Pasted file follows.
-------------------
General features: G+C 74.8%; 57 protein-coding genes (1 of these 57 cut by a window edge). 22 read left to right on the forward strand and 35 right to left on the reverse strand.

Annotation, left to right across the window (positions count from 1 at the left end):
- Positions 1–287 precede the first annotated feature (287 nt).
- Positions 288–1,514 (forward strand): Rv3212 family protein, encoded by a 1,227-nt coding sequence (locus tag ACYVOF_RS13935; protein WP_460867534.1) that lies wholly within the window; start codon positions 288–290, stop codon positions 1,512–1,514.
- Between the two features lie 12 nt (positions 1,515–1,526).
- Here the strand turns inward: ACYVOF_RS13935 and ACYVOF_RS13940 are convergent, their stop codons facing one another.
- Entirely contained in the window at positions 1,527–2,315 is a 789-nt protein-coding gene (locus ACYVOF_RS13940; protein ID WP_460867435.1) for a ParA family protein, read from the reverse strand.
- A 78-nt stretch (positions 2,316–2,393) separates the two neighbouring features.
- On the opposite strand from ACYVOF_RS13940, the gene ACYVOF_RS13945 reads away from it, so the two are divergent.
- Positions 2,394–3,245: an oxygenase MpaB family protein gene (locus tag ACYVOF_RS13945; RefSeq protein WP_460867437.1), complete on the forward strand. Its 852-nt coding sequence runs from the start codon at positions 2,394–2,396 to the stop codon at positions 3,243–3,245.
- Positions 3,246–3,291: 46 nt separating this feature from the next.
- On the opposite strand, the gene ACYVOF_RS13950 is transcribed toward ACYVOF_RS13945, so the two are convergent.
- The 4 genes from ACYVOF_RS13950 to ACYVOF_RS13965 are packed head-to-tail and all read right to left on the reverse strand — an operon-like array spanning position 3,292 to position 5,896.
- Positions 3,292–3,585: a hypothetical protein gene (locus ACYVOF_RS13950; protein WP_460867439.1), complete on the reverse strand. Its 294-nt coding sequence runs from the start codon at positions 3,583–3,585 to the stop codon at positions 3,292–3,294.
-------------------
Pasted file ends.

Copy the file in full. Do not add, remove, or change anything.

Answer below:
General features: G+C 74.8%; 57 protein-coding genes (1 of these 57 cut by a window edge). 22 read left to right on the forward strand and 35 right to left on the reverse strand.

Annotation, left to right across the window (positions count from 1 at the left end):
- Positions 1–287 precede the first annotated feature (287 nt).
- Positions 288–1,514 (forward strand): Rv3212 family protein, encoded by a 1,227-nt coding sequence (locus tag ACYVOF_RS13935; protein WP_460867534.1) that lies wholly within the window; start codon positions 288–290, stop codon positions 1,512–1,514.
- Between the two features lie 12 nt (positions 1,515–1,526).
- Here the strand turns inward: ACYVOF_RS13935 and ACYVOF_RS13940 are convergent, their stop codons facing one another.
- Entirely contained in the window at positions 1,527–2,315 is a 789-nt protein-coding gene (locus ACYVOF_RS13940; protein ID WP_460867435.1) for a ParA family protein, read from the reverse strand.
- A 78-nt stretch (positions 2,316–2,393) separates the two neighbouring features.
- On the opposite strand from ACYVOF_RS13940, the gene ACYVOF_RS13945 reads away from it, so the two are divergent.
- Positions 2,394–3,245: an oxygenase MpaB family protein gene (locus tag ACYVOF_RS13945; RefSeq protein WP_460867437.1), complete on the forward strand. Its 852-nt coding sequence runs from the start codon at positions 2,394–2,396 to the stop codon at positions 3,243–3,245.
- Positions 3,246–3,291: 46 nt separating this feature from the next.
- On the opposite strand, the gene ACYVOF_RS13950 is transcribed toward ACYVOF_RS13945, so the two are convergent.
- The 4 genes from ACYVOF_RS13950 to ACYVOF_RS13965 are packed head-to-tail and all read right to left on the reverse strand — an operon-like array spanning position 3,292 to position 5,896.
- Positions 3,292–3,585: a hypothetical protein gene (locus ACYVOF_RS13950; protein WP_460867439.1), complete on the reverse strand. Its 294-nt coding sequence runs from the start codon at positions 3,583–3,585 to the stop codon at positions 3,292–3,294.